Hagerty: I’ll be ready to serve Tennesseans on day one. As I travel across the state, Tennesseans have reiterated that we must get our economy going again, and I completely agree. Tennessee has been a national leader on safely re-opening our economy and getting people back to work. We must continue to build on this success so we can get our national economy back on track. President Trump understands this — that’s why he and his administration are working overtime to get our economy going again by eliminating regulations and streamlining our federal government. President Trump appointed me to the White House Economic Recovery task force during this pandemic, and I look forward to continuing to work with the Administration on this issue.
2. What further steps should Congress take to address the coronavirus pandemic effects on health care, the economy and education?
Hagerty: From the very beginning, President Trump took decisive action to ban travel with China, which saved countless lives. With Operation Warp Speed, we are much closer to discovering a vaccine. But President Trump is a businessman, he understands that we can’t afford another economic shutdown. That’s why he is working to get people back to work so we can get our economy going again. Additionally, he’s eliminating regulations and providing relief to businesses across the country. This is the difference between a businessman and a career politician in the Oval Office.
Likewise, I’m a businessman, and in the Senate, I’ll continue to work to strengthen our economy and create more jobs. We need more business-minded leaders in Washington, and, if elected, I’ll leverage my business experience to create an environment where Tennessee businesses grow and our state’s economy remains a national leader. We also need to fight back against the Democrats’ calls for socialized medicine. Their Medicare-For-All plan would eliminate the healthcare you get at your job and increase your taxes. Tennesseans don’t want more government in their health care; they want a patient-centered solution to our health care system. I’ll work with Senator Blackburn to reject the Democrats’ socialist agenda and to ensure all Tennessee voices are heard.
Regarding education, it is vital that we open our schools. Our children rely on school not just for education, but for a healthy meal, after school activities and building upon social skills. Tennessee has been a national leader in opening schools safely, but we must continue to do so — our children need it. In addition, we need to take a hard look at post-secondary education. As we bring more companies back to the U.S., we need a strong and capable workforce. Vocational and occupational training through our Tennessee Colleges of Applied Technology and our community colleges can become a real source of competitive advantage to Tennessee — we should invest here. This time away from school and out of the classroom has significant implications for our children. Not only is academic progress greater in the classroom setting, but many of our children also depend on school for what may be the only healthy meal they get in the day. And for some, school may be a far safer place to spend their day.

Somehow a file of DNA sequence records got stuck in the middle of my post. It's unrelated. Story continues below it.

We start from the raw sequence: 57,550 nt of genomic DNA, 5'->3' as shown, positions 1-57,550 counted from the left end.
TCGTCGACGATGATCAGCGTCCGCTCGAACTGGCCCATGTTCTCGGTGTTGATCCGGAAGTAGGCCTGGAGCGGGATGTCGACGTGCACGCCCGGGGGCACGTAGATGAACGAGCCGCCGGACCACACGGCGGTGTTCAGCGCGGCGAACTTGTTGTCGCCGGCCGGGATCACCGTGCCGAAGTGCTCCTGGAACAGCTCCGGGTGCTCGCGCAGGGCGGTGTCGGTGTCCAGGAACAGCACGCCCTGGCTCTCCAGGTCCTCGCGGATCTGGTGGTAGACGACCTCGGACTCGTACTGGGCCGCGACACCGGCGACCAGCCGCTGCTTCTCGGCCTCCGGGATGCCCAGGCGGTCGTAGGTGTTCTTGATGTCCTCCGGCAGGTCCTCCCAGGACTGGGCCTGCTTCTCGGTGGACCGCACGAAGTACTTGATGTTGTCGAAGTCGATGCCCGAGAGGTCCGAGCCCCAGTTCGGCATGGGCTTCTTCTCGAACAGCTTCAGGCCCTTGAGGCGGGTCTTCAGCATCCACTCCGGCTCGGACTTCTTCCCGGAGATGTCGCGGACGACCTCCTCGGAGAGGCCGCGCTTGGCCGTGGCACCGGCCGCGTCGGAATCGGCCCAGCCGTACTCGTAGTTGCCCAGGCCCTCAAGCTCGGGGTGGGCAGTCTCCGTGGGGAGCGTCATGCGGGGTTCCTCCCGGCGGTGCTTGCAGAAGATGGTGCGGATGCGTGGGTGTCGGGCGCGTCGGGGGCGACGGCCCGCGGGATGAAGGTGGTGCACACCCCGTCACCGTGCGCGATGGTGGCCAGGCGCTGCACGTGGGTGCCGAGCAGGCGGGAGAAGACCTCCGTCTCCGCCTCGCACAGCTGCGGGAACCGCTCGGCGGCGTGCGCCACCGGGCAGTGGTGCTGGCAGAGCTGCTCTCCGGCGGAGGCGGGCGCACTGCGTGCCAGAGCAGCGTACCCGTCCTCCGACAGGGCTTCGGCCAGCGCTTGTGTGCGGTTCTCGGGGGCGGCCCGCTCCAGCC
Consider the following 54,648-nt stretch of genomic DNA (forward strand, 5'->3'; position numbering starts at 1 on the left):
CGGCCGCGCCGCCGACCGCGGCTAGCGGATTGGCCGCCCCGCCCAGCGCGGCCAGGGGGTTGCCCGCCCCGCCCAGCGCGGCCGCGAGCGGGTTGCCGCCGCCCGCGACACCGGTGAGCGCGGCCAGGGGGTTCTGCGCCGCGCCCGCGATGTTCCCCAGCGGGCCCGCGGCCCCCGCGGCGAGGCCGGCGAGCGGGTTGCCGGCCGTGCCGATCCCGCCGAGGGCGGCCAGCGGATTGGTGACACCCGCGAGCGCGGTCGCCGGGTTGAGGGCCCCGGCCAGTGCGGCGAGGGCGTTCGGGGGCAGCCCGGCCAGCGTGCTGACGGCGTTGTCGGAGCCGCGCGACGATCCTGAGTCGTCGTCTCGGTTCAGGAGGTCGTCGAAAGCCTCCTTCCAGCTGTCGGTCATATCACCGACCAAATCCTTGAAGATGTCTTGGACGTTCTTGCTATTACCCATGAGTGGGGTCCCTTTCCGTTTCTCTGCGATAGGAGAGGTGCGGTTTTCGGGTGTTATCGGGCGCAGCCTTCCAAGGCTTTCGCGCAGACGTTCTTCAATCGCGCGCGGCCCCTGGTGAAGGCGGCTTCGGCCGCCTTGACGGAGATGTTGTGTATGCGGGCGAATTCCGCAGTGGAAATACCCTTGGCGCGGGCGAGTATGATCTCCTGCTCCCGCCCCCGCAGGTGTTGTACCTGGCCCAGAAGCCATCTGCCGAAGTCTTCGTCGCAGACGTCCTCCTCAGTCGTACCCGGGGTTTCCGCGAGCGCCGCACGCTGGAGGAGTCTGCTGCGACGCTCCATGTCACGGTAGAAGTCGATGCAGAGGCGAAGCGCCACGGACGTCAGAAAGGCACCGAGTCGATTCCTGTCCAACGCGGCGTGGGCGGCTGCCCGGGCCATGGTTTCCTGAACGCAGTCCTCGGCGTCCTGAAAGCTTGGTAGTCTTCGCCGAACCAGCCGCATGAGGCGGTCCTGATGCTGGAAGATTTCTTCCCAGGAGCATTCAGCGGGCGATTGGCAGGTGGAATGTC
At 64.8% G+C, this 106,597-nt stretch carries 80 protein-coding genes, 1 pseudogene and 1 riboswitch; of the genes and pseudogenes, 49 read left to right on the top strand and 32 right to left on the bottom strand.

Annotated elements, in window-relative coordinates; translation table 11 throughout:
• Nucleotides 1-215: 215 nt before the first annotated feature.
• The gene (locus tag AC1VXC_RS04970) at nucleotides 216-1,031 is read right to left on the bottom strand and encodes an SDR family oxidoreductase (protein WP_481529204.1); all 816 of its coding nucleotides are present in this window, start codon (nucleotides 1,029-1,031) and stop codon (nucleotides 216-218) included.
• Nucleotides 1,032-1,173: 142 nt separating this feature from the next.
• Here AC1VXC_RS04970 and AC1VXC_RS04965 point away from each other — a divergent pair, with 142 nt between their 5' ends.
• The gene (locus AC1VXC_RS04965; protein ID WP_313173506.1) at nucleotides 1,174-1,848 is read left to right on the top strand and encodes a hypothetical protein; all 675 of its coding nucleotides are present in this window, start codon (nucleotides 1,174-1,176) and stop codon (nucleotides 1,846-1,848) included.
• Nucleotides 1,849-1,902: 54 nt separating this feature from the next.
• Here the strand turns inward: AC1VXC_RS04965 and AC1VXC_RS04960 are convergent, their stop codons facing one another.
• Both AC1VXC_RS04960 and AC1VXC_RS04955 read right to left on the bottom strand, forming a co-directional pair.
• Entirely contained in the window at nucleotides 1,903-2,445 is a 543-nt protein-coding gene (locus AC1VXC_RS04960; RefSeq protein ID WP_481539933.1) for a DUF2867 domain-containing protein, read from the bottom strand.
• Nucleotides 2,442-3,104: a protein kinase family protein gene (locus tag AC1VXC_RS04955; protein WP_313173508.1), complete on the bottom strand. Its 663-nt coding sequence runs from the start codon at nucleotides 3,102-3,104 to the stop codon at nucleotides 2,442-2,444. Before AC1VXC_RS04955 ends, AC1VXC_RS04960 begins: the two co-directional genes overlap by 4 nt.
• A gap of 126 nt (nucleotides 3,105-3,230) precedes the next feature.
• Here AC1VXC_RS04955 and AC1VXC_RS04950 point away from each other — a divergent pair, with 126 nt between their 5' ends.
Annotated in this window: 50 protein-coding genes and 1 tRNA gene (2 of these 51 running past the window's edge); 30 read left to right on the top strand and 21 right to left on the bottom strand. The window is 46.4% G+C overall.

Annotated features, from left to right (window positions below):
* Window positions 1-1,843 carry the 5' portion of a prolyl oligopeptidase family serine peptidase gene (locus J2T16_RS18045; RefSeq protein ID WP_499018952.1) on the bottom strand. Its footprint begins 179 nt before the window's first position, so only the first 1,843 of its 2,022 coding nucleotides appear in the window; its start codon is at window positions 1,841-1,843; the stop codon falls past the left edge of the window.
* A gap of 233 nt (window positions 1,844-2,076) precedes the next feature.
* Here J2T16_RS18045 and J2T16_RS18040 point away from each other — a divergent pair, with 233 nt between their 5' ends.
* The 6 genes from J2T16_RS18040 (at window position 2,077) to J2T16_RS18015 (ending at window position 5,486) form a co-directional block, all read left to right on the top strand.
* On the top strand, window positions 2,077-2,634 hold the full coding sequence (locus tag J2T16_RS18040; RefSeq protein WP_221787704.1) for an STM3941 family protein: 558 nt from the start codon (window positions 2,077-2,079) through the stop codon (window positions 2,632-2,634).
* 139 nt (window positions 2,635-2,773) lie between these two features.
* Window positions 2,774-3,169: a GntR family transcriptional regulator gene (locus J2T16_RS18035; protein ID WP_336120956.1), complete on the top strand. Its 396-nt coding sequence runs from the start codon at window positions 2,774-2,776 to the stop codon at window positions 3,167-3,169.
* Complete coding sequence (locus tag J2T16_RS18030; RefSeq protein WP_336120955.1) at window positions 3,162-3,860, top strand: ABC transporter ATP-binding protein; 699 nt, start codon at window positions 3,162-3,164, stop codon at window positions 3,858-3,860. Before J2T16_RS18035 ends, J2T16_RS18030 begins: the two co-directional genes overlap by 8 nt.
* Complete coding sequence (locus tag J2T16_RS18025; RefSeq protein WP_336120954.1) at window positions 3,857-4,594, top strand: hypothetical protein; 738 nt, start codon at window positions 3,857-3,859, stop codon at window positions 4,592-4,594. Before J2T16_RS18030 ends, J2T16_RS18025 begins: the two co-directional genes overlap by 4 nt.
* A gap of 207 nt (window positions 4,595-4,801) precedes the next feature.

Bradshaw: First and foremost, they need to pass a stimulus package that will help working-class families and small businesses — not another bailout for Wall Street. We are now seeing some signs of the long-term economic decline from this pandemic, including millions of job losses that have become permanent. As a single mom who faced foreclosure and bankruptcy after losing my job in the 2008 recession, I know the panic families are feeling about how they’re going to pay for food and healthcare. Addressing those needs should be the top priority of Congress right now.
3. What do you see as the primary obstacle to be overcome to allow American business and industry to thrive?
Bradshaw: If we want our economy to thrive, we need to ensure our working-class families can thrive. They need wages they can actually live on and healthcare they can afford. The strength of our country and our economy has always been our people, and right now, working people in our country are struggling.